Non-resident users of Steinbach Aquatic Centre can expect fees to only go up, unless Steinbach city council can successfully strike a deal with its neighbours in the RM of Hanover.
City of Steinbach administration presented council with a range of options at a Tuesday committee meeting, after being tasked by council with examining how a 70 percent cost-recovery model could be developed for the facility.
Three options included increasing class sizes and reducing the number of classes, strictly increasing fees for non-resident users only, or increasing fees for all users.
A fourth option, favoured by administration, would plan to slowly work towards establishing a 70 percent cost-recovery model over a period of four years through a range of fee increases.
Total revenues at the pool in 2018 were approximately $1.1 million, while expenditures totalled about $1.8 million. Over the past four years the pool averaged about 62 percent cost-recovery, slightly lower than the city’s current goal of recouping two thirds of its expenditure costs.
City council did order a public swimming fee increase in April. City manager Troy Warkentin said the pool is on track to recover 63.5 percent of costs this year. He added that visits to the pool are virtually unchanged and have in fact have registered a small increase this year, compared to 2018.
Swimming lesson programs also remain at capacity after council instituted a new policy that Steinbach residents are now permitted to register a day earlier than other users at the beginning of each registration period.
Registration for fall classes at the aquatic centre begins next week.
Over $110,000 is needed for the city to reach its 70 percent recovery target, but council asked administration to hold off on any changes until it arranges to meet with RM of Hanover council.
Mayor Earl Funk said he has received calls and emails of concern from Hanover residents worried about their access to the facility.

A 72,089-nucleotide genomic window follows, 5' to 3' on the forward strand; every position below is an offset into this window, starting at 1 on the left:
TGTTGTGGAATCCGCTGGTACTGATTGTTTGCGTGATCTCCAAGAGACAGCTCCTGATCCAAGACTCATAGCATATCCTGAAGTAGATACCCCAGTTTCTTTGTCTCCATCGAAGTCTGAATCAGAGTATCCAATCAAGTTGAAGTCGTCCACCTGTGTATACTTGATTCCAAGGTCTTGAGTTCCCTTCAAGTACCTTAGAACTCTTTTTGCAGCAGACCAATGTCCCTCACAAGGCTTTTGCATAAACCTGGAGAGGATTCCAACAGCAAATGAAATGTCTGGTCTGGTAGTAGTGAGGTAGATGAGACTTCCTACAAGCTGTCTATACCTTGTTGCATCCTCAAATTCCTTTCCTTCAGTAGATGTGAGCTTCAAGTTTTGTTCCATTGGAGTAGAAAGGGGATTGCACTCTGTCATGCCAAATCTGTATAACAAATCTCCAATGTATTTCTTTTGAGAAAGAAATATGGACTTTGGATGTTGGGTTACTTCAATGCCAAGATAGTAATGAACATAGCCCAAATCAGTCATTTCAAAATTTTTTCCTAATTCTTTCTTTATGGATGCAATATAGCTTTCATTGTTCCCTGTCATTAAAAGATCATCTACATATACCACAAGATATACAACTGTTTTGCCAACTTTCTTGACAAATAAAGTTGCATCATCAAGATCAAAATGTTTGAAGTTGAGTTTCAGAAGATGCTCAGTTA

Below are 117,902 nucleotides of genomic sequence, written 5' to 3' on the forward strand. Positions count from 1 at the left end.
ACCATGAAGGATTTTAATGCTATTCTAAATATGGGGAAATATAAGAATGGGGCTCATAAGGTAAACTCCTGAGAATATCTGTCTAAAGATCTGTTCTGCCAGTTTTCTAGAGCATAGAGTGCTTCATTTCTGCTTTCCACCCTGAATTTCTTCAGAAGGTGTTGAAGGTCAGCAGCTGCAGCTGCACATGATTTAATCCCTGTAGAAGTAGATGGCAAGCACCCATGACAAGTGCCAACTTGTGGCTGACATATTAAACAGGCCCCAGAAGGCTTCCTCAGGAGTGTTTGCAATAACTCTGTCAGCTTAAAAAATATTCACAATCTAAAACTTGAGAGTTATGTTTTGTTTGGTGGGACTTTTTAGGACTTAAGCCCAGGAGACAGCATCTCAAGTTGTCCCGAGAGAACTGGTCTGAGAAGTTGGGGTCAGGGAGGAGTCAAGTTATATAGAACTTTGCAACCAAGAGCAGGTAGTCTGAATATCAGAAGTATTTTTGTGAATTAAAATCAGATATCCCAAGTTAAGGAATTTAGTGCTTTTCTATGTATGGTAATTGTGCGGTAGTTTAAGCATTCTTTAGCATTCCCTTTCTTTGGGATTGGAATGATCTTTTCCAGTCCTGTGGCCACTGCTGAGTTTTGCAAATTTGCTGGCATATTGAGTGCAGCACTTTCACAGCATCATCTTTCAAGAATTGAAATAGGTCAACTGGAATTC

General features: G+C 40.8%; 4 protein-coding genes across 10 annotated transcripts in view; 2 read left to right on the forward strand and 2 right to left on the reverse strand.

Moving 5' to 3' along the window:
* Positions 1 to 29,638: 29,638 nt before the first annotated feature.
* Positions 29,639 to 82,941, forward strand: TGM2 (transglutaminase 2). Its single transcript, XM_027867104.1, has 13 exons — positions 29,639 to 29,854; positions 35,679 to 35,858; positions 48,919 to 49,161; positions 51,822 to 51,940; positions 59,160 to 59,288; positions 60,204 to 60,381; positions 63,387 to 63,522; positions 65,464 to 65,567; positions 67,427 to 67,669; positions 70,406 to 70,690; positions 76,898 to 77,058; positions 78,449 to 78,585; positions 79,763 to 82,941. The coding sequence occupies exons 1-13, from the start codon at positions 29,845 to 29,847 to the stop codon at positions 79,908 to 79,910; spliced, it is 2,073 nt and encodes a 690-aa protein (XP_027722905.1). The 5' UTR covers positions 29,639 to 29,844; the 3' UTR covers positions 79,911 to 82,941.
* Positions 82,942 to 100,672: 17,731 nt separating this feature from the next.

"I’ve suggested that they talk to their councillor. Have that councillor start the discussion that we should become regional and then we could drop all this," the mayor said.
About two-thirds of pool registrations are currently non-resident users.
Councillor Susan Penner suggested both the aquatic centre and Jake Epp Library be part of regionalisation discussions.
Councillor Michael Zwaagstra said if a cost-sharing agreement was established, the city could "drop all the distinctions" between Steinbach and RM of Hanover residents.
"If there is no regional approach we have to widen the gap. The non-resident pays more," he said.
"They can have all the perks that our residents have if their municipality contributes."
It was suggested that Hanover be the first target of discussions as the city’s largest neighbour. The city does not, however, currently track where non-resident pool users reside.
Still, Funk maintained he believed a large majority of non-residents are from Hanover. He added that further talks with other neighbouring municipalities could follow.
He said he hoped the two councils could have discussions this fall and have an agreement in place prior to the finalization of the 2020 budget.